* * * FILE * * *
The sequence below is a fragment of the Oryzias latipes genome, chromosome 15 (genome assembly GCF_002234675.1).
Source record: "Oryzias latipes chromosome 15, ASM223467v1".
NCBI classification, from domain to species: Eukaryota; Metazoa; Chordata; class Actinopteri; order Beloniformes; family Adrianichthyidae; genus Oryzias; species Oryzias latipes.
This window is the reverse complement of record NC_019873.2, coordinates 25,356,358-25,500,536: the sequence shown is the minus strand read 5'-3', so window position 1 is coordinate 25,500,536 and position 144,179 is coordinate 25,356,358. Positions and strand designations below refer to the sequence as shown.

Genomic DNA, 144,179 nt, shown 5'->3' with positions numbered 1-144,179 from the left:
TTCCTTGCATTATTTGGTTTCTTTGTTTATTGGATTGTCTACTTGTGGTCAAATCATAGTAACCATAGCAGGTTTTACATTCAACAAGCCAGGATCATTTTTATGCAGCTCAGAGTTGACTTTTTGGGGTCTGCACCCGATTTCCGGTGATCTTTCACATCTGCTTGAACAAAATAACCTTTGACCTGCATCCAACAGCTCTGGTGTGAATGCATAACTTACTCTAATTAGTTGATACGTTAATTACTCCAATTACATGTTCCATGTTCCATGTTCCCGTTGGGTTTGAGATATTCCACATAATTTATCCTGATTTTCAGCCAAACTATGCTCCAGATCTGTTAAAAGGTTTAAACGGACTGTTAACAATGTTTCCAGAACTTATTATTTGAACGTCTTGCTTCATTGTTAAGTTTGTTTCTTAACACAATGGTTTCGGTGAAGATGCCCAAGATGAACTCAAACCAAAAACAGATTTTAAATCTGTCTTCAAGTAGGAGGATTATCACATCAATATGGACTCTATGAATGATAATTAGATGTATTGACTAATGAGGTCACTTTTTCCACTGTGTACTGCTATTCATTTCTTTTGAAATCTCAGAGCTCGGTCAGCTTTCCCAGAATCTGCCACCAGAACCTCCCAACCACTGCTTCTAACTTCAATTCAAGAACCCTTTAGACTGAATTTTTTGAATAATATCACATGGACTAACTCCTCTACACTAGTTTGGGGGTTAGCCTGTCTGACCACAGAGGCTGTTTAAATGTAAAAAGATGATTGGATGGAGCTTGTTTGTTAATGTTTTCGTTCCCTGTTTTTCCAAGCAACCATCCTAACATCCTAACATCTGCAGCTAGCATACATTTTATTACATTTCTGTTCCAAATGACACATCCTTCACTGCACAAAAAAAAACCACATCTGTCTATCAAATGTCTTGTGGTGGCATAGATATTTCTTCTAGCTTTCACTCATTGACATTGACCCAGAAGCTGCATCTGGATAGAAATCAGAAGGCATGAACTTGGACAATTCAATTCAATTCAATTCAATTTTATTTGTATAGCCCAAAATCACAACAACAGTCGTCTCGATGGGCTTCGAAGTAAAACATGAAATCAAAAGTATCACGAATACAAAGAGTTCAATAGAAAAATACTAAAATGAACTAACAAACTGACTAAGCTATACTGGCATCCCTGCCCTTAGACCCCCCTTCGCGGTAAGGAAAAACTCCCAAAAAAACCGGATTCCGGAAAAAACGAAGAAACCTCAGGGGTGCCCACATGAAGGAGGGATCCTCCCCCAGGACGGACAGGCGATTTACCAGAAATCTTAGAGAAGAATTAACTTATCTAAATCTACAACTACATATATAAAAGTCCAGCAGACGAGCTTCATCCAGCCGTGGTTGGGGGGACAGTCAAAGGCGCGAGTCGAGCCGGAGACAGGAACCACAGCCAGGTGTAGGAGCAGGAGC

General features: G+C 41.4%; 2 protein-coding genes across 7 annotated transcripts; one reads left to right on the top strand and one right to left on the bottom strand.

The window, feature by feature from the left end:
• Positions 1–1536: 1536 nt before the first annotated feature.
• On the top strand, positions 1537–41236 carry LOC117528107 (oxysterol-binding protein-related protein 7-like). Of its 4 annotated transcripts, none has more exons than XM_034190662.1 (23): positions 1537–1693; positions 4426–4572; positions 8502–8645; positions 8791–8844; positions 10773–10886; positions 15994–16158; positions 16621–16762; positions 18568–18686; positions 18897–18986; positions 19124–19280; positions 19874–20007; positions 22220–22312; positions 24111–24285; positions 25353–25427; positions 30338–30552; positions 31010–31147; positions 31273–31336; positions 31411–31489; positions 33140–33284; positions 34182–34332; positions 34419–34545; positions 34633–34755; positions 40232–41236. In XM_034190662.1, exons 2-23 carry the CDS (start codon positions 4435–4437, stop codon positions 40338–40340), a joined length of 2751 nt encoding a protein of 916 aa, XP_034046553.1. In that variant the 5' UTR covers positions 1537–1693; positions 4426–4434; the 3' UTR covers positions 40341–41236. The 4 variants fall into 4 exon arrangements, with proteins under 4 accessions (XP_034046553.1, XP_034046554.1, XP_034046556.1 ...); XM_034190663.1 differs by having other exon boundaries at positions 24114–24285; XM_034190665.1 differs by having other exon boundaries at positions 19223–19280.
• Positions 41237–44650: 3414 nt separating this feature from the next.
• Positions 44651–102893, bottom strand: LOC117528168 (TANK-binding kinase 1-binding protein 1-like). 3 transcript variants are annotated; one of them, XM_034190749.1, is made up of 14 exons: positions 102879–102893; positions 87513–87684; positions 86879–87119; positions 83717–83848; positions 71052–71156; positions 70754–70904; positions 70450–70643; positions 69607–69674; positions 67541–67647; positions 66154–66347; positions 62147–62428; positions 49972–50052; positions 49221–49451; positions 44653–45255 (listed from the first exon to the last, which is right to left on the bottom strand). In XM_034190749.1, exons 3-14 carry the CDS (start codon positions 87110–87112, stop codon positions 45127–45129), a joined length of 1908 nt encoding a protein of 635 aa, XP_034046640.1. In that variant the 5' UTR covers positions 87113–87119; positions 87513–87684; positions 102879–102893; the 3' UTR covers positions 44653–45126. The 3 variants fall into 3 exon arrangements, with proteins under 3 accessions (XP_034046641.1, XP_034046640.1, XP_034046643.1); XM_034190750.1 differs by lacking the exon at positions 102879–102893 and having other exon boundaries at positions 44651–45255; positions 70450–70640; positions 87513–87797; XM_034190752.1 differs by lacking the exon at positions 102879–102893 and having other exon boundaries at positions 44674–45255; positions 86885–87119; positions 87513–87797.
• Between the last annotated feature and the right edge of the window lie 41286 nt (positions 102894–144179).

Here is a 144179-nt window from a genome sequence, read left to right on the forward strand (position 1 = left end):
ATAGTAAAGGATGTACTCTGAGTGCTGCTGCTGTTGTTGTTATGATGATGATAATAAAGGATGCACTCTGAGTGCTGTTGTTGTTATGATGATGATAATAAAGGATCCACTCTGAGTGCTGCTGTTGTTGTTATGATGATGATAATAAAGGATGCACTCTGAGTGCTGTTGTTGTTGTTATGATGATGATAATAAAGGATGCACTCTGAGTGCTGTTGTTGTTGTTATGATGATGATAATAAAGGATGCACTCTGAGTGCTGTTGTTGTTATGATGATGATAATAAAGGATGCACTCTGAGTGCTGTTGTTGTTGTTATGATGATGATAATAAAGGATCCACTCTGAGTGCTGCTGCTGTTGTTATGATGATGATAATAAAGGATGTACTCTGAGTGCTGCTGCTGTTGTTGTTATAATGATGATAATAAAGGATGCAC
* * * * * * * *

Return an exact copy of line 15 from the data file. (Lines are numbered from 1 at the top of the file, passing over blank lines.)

ATAGTAAAGGATGTACTCTGAGTGCTGCTGCTGTTGTTGTTATGATGATGATAATAAAGGATGCACTCTGAGTGCTGTTGTTGTTATGATGATGATAATAAAGGATCCACTCTGAGTGCTGCTGTTGTTGTTATGATGATGATAATAAAGGATGCACTCTGAGTGCTGTTGTTGTTGTTATGATGATGATAATAAAGGATGCACTCTGAGTGCTGTTGTTGTTGTTATGATGATGATAATAAAGGATGCACTCTGAGTGCTGTTGTTGTTATGATGATGATAATAAAGGATGCACTCTGAGTGCTGTTGTTGTTGTTATGATGATGATAATAAAGGATCCACTCTGAGTGCTGCTGCTGTTGTTATGATGATGATAATAAAGGATGTACTCTGAGTGCTGCTGCTGTTGTTGTTATAATGATGATAATAAAGGATGCAC